Related topics: bees

Evolutionary history of honeybees revealed by genomics

In a study published in Nature Genetics, researchers from Uppsala University present the first global analysis of genome variation in honeybees. The findings show a surprisingly high level of genetic diversity in honeybees, ...

Bees get a buzz from caffeine

Scientists have today shown that caffeine improves a honeybee's memory and could help the plant recruit more bees to spread its pollen.

Honeybee secretion may find use as local anesthetic

(Phys.org)—Bees can bite. Biologists from universities in Greece and France have discovered that, besides a tail sting, the honeybee is capable of packing a paralyzing bite. The bee uses its bite weapon on targets too small ...

Honey-bee aggression study suggests nurture alters nature

A new study reveals that changes in gene expression in the brain of the honey bee in response to an immediate threat have much in common with more long-term and even evolutionary differences in honey-bee aggression. The findings ...

Honeybees not fooled by cheating flowers

(PhysOrg.com) -- Flowers that want to cheat pollinators by not paying them for their services shouldn’t try to lure them in using floral scents, scientists at Newcastle University have shown.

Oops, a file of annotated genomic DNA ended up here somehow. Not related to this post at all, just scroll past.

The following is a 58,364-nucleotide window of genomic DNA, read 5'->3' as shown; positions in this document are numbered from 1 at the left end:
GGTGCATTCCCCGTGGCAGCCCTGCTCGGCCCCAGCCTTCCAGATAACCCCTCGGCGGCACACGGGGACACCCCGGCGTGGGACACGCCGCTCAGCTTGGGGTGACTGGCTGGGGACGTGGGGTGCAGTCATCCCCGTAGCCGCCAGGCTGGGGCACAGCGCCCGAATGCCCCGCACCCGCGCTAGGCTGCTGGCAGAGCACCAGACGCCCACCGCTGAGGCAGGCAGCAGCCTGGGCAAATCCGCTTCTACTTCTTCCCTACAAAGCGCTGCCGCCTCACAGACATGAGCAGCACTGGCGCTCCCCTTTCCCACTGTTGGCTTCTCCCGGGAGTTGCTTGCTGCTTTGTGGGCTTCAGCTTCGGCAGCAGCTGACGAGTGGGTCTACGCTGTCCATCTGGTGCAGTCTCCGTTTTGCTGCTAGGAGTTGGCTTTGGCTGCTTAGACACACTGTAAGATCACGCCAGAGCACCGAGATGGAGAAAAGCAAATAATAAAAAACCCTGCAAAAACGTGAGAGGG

Honeybees are math stars (Update)

Start thinking about numbers and they can become large very quickly. The diameter of the universe is about 8.8×1023 km and the largest number with a name—googolplex, 1010100—outranks it enormously. Although that colossal ...

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Honey bee

Apis andreniformis Apis florea, or dwarf honey bee

Apis dorsata, or giant honey bee

Apis cerana, or eastern honey bee Apis koschevnikovi Apis mellifera, or western honey bee Apis nigrocincta

Honey bees (or honeybees) are a subset of bees, primarily distinguished by the production and storage of honey and the construction of perennial, colonial nests out of wax. Honey bees are the only extant members of the tribe Apini, all in the genus Apis. Currently, there are only seven recognized species of honey bee with a total of 44 subspecies (Engel, 1999) though historically, anywhere from six to eleven species have been recognized. Honey bees represent only a small fraction of the approximately 20,000 known species of bees. Some other types of related bees produce and store honey, but only members of the genus Apis are true honey bees.

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